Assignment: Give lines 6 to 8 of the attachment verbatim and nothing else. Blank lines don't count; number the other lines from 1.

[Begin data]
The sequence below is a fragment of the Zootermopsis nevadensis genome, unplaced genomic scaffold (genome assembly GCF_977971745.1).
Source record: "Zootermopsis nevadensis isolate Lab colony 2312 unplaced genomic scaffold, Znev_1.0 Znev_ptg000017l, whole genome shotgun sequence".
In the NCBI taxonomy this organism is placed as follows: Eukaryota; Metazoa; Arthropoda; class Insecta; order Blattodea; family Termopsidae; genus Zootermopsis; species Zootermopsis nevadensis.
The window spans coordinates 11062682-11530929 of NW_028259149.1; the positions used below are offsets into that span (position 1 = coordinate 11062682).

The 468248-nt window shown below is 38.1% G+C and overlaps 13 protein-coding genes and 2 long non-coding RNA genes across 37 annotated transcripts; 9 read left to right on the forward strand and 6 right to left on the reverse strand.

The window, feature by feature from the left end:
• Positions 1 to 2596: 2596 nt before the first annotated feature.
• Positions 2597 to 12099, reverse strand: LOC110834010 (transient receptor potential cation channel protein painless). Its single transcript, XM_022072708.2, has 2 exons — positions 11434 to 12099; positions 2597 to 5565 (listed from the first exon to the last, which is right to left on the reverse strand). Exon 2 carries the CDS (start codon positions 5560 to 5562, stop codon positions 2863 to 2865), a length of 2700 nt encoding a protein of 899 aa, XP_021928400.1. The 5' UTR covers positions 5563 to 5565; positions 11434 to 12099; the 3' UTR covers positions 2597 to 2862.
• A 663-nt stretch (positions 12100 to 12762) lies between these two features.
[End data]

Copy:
The window, feature by feature from the left end:
• Positions 1 to 2596: 2596 nt before the first annotated feature.
• Positions 2597 to 12099, reverse strand: LOC110834010 (transient receptor potential cation channel protein painless). Its single transcript, XM_022072708.2, has 2 exons — positions 11434 to 12099; positions 2597 to 5565 (listed from the first exon to the last, which is right to left on the reverse strand). Exon 2 carries the CDS (start codon positions 5560 to 5562, stop codon positions 2863 to 2865), a length of 2700 nt encoding a protein of 899 aa, XP_021928400.1. The 5' UTR covers positions 5563 to 5565; positions 11434 to 12099; the 3' UTR covers positions 2597 to 2862.